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Not only does this Ultrabook have a large screen, it also has discrete graphics and a DVD burner
Acer is the first vendor so far to come out with a 15in Ultrabook that also uses discrete graphics; and they're not just any old graphics either. The Aspire Timeline Ultra M3 uses a brand spanking new NVIDIA GeForce GT 640M graphics adapter that can even handle the likes of Battlefield 3. You could say it's an Ultrabook for gamers!
The rest of the configuration features an Intel Core i5-2637M CPU, 4GB of DDR3 SDRAM and a hybrid storage solution that consists of a conventional, 5400rpm, 500GB hard drive and a 20GB solid state drive.
At 15.6 inches, and with a weight of 2.1kg, the Aspire Timeline Ultra M3 isn't the easiest of notebooks to carry around, and you'll need a decent-sized bag to fit it in. It feels very well built though and you can barely tell that it even has a DVD burner in it.
The screen is glossy and has a 1366x768 resolution.
It's also a stylish notebook and fairly plain in its design. The keyboard is comfortable to use thanks to crisp, responsive keys, and there is also a number pad. However, the palm rest could use a little more space on the left side -- it's a couple of centimetres narrower than it should be. It's not a backlit keyboard.
The touchpad is huge and we didn't have any problems using it; although being an ELAN pad, it supports two-finger swipes instead of three-finger swipes, which we're used to.
The finish does tend to pick up fingerprints easily though and it will need regular cleaning unless you don't care for things like that.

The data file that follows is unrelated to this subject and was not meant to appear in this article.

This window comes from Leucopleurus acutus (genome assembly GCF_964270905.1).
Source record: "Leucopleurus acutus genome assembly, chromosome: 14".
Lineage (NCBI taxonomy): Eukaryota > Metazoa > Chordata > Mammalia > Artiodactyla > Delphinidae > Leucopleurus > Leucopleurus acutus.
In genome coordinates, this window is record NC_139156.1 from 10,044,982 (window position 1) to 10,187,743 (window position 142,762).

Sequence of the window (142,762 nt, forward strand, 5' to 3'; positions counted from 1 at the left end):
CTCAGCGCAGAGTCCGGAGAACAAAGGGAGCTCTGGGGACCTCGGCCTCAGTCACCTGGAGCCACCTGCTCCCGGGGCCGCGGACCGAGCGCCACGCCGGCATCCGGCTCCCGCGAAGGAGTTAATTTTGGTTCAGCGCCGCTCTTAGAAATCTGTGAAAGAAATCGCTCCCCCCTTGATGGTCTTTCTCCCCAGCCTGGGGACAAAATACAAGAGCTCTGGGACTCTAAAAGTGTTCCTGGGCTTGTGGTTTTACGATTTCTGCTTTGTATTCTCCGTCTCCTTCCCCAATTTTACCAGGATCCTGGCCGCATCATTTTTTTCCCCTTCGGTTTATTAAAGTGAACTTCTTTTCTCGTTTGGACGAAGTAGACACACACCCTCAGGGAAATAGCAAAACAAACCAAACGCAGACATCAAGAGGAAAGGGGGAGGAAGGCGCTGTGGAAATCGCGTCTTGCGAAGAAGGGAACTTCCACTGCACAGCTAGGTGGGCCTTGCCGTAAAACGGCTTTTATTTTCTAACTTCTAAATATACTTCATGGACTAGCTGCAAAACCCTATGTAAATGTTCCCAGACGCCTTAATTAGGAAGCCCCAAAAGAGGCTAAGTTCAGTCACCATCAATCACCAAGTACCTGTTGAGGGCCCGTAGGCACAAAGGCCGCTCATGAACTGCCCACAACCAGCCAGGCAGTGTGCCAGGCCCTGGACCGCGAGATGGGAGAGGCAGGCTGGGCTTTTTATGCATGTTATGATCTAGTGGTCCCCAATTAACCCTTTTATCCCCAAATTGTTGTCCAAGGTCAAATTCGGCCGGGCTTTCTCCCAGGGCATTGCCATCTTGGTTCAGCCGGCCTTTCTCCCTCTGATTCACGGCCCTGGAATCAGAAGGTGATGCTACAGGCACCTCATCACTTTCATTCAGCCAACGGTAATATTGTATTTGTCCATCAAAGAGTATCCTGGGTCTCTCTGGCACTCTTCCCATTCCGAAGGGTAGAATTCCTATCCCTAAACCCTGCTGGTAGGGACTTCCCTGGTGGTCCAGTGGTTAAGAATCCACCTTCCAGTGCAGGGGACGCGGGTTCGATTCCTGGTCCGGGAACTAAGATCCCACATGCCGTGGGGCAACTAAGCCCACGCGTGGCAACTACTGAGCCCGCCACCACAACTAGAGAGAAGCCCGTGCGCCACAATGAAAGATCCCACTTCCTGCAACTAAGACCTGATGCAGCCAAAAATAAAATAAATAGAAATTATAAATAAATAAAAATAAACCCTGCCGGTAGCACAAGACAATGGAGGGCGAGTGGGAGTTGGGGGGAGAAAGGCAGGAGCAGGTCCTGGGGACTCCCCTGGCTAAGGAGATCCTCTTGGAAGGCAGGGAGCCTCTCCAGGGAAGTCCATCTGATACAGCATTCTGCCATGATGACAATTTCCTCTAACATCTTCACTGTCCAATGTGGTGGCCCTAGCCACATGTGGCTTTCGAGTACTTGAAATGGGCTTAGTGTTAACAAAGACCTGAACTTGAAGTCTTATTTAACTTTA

All of the ports are located on the rear of the notebook, which can be a little inconvenient. You get three USB ports, one of which is USB 3.0; you also get full-sized HDMI, Gigabit Ethernet and combination microphone/headphone ports.
It's not often that a vendor places a power button on the front of a notebook -- unless its a sliding switch -- but that's exactly what Acer has done here. You'll have to be careful not to accidentally press it.
The speakers are located on the curved part of the chassis at the front and they aren't great if you listen to lots of stuff with low frequencies in it. Their location also makes them too easy to muffle if you're using the notebook on your lap.
The left side of the unit has a fair bit of action: it's where the DVD burner and the SD card slot reside.
The right side has no action apart from the cable lock facility.
When the access panel is removed, it exposes the RAM, hard drive and expansion modules, including the Atheros AR5B97 Wi-Fi module and the solid state drive that forms part of the unit's hybrid storage solution.
Unfortunately, if you remove that access panel, you'll void your warranty.
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